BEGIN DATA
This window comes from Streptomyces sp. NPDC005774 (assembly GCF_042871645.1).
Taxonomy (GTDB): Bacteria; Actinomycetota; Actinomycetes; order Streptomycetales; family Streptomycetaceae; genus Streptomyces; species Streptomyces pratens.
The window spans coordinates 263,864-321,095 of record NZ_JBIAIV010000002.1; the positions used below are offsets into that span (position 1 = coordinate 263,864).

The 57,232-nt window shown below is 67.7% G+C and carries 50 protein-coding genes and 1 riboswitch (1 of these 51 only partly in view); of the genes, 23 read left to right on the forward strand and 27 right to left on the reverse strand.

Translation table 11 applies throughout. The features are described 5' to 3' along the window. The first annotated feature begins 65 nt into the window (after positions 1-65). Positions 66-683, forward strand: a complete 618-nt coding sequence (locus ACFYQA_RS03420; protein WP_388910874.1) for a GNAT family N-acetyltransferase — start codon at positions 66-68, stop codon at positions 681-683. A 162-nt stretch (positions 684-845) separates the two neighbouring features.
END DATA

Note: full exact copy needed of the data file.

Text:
This window comes from Streptomyces sp. NPDC005774 (assembly GCF_042871645.1).
Taxonomy (GTDB): Bacteria; Actinomycetota; Actinomycetes; order Streptomycetales; family Streptomycetaceae; genus Streptomyces; species Streptomyces pratens.
The window spans coordinates 263,864-321,095 of record NZ_JBIAIV010000002.1; the positions used below are offsets into that span (position 1 = coordinate 263,864).

The 57,232-nt window shown below is 67.7% G+C and carries 50 protein-coding genes and 1 riboswitch (1 of these 51 only partly in view); of the genes, 23 read left to right on the forward strand and 27 right to left on the reverse strand.

Translation table 11 applies throughout. The features are described 5' to 3' along the window. The first annotated feature begins 65 nt into the window (after positions 1-65). Positions 66-683, forward strand: a complete 618-nt coding sequence (locus ACFYQA_RS03420; protein WP_388910874.1) for a GNAT family N-acetyltransferase — start codon at positions 66-68, stop codon at positions 681-683. A 162-nt stretch (positions 684-845) separates the two neighbouring features.